Of course, technology is a double-edged sword where fine motor is concerned.

Many researchers and educators believe that current low levels of fine motor skills amongst children are often caused by excessive use of technology. This kind of play takes place instead of more traditional forms such as playing outside with activities such as digging, sweeping and playing ball games. Children use their hands less than ever before, so just keep this in mind.

Top Tip – Introduce a range of technology, but be aware that many children will need other experiences as a much greater priority.

16.Allow For Greater Versatility Of Play

Children can quite simply try out a lot more things when they have good fine motor skills. For example, they can:

  1. Use small tools with substances like play dough
  2. They can thread and weave
  3. They can use tweezers or tongs
  4. They can use small maths equipment
  5. They can use handheld tools like magnifying glasses

Top Tip – Provide as many exciting opportunities and learning experiences using small objects as you can. Check out some of these ideas:

16 amazing pipette activities

10 popsicle stick fine motor activities

17.Tidy Up!

It is true that very few children enjoy tidying up!

However, it is definitely a less grim process if you are able to confidently and quickly pick up small items off the floor or table, and successfully put them away!

Fine motor really helps in the following ways:

  • Children can tidy up much quicker
  • They are able to pick up small items like pompoms or sequins
  • They get less frustrated as they are able to do it effectively

Top Tip – There is no magic wand! Just lots of encouragement, praise, and general motivating!

18. Loose Parts Play

Loose parts play is a fantastic way of providing open-ended learning. It is great for fine motor, and also fine motor really helps in being able to access it fully.

Put simple, loose parts is playing with objects that have no fixed purpose or goal. For example, playing with some stones. The stones could signify something for the child (such as they could be dogs, or sweets, or magic gems), but they have no definite purpose, like a toy car does for example.

Some of the best loose parts play activities are great when using things like wood slices, screws, gems, pompoms, bottle-tops, and other small things like that, which really require a level of fine motor skill to be able to access.

Top Tip – If you want to find out 40 spectacular loose parts play ideas, then check this out.

19. Use A Wider Range Of Equipment

This is a really important one to finish off.

Children who are still developing their fine motor skills are limited to a much smaller selection of equipment to those that are more confident in this area.

For example, to take just one learning – the sand. There might be a range of larger equipment that children with weaker fine motor can use – such as gutters, tubes, pipes, spades, buckets etc.

However, those with increasingly effective fine motor will also be able to use small scoops and spoons, things like small pebbles and shells, small clay knives for wet-sand carving, and other things like mini-moulds.

The range of experiences on offer in many areas will double or more.

Top Tip – Provide a range of different equipment, both big and small, for activities.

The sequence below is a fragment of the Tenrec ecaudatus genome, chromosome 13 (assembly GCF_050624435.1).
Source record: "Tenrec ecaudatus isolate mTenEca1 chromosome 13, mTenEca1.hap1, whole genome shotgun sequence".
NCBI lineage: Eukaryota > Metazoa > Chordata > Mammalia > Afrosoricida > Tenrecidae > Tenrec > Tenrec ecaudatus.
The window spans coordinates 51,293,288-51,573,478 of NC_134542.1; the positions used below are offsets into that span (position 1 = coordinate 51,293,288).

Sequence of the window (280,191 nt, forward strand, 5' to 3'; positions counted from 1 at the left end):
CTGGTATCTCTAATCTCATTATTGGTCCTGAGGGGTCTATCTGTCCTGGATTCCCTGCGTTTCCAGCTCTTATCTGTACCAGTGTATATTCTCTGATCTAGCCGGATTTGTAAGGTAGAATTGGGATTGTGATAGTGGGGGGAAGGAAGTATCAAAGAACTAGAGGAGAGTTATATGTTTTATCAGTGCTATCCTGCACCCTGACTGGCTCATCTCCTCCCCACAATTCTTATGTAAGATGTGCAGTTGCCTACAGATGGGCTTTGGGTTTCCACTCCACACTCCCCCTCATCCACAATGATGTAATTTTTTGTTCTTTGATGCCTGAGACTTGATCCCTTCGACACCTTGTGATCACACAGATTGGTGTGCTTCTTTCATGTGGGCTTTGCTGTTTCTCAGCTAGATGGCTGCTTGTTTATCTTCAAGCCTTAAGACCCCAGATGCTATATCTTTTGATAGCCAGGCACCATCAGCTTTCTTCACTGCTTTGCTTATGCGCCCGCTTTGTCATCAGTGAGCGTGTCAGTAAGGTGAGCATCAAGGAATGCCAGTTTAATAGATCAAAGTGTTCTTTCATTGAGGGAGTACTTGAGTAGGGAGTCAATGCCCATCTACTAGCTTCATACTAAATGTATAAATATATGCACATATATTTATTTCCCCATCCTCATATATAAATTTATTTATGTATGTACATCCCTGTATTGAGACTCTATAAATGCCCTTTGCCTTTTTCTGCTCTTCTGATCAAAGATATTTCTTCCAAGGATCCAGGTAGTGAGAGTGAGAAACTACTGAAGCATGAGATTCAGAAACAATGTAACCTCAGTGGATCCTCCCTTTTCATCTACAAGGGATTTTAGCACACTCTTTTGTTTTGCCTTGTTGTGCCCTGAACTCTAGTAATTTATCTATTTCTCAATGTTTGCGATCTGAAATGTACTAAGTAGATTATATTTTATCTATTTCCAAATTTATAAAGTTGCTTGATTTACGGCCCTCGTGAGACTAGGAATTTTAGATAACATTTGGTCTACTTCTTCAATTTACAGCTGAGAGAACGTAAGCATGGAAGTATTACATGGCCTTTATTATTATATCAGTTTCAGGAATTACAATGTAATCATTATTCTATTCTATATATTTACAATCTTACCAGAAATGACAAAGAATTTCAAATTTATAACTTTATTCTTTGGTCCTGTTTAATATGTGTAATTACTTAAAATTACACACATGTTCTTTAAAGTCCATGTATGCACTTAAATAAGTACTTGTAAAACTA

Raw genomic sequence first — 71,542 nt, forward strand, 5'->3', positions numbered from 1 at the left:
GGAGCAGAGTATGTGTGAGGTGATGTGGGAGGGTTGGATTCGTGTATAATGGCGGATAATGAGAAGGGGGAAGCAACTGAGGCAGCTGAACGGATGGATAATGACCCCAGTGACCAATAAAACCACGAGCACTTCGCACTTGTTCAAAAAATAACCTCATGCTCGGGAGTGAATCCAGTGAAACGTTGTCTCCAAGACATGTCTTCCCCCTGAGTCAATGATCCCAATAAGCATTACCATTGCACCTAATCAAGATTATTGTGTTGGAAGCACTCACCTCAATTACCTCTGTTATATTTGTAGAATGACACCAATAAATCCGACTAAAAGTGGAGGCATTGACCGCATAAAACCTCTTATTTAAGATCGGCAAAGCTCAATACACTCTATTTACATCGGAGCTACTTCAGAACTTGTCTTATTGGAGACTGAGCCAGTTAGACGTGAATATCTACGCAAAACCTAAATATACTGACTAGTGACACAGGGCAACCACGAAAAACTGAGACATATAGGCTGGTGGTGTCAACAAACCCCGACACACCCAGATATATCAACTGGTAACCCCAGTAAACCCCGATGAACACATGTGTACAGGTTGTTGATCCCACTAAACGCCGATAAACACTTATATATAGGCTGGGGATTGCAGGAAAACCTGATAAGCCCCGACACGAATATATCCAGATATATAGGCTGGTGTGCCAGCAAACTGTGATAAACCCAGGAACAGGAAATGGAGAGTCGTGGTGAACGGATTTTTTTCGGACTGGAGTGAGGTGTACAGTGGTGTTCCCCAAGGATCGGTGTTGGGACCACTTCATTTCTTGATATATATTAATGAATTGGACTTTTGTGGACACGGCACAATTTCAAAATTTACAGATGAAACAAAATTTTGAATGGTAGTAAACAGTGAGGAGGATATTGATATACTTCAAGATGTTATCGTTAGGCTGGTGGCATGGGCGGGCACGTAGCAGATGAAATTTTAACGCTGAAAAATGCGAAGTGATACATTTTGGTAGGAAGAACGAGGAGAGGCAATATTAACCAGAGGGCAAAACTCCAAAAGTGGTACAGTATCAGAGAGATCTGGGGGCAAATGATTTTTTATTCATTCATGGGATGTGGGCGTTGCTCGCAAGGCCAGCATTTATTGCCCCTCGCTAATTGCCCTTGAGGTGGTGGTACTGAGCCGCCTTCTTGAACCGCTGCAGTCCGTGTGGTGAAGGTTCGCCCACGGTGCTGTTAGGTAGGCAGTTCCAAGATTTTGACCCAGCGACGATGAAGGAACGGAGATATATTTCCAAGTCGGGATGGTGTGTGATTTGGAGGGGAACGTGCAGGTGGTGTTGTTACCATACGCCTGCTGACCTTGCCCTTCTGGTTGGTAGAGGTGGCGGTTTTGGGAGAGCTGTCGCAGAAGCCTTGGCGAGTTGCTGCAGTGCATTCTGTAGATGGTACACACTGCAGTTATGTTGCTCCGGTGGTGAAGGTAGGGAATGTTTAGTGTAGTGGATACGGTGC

20. Taste

This is another one that is less obvious – our ability to taste!

We are able to taste by the ability of our tongues to make many series of small movements to move the food around our mouths.

The more skilfully you can do this process, the better your ability to taste food and greater satisfaction you will find in eating in general. Who’d have thought!?

Top Tip – Talk about food! What it tastes like, and likes and dislikes. The more children think about the process, the better they might focus on the mechanics of eating.

21. Facial Expressions

Fine motor is involved in so many areas that you really probably would never think about!

Here’s another one – facial expressions!

All those different ways we can make our faces move are made possible by tiny movements of multiple muscles.

Facial expressions play a huge part in life. Anyone that works with young children will have experienced issues with facial expressions such as:

  1. Some children convey very few facial expressions with their faces
  2. Some are unable to observe facial expressions in others. They just don’t ‘see’ it when their friends are upset or shocked sometimes

A good idea is to encourage the use of facial expressions in a range of fun ways. For example, when telling stories get everyone to act out how characters might look at certain times of the story.

Top Tip – You can play exciting games like ‘pass the facial expression’ where you quite literally pass a smile or a frown around the circle. Parents can play ‘copy my face’ – good when you try to look like characters at different parts of stories you might be reading.

Conclusion

We use fine motor skills on an almost continual basis throughout our lives, and the more you can stimulate these skills in children, the better they will be able to access the world around them.

If you have enjoyed this article, then I would definitely recommend that you try out this one

Martin Williams

Hi, I'm Martin Williams, creator of the Early Impact Learning blog. I'm a preschool and early years teacher of ten years experience, and I also run practical training courses for nurseries and schools.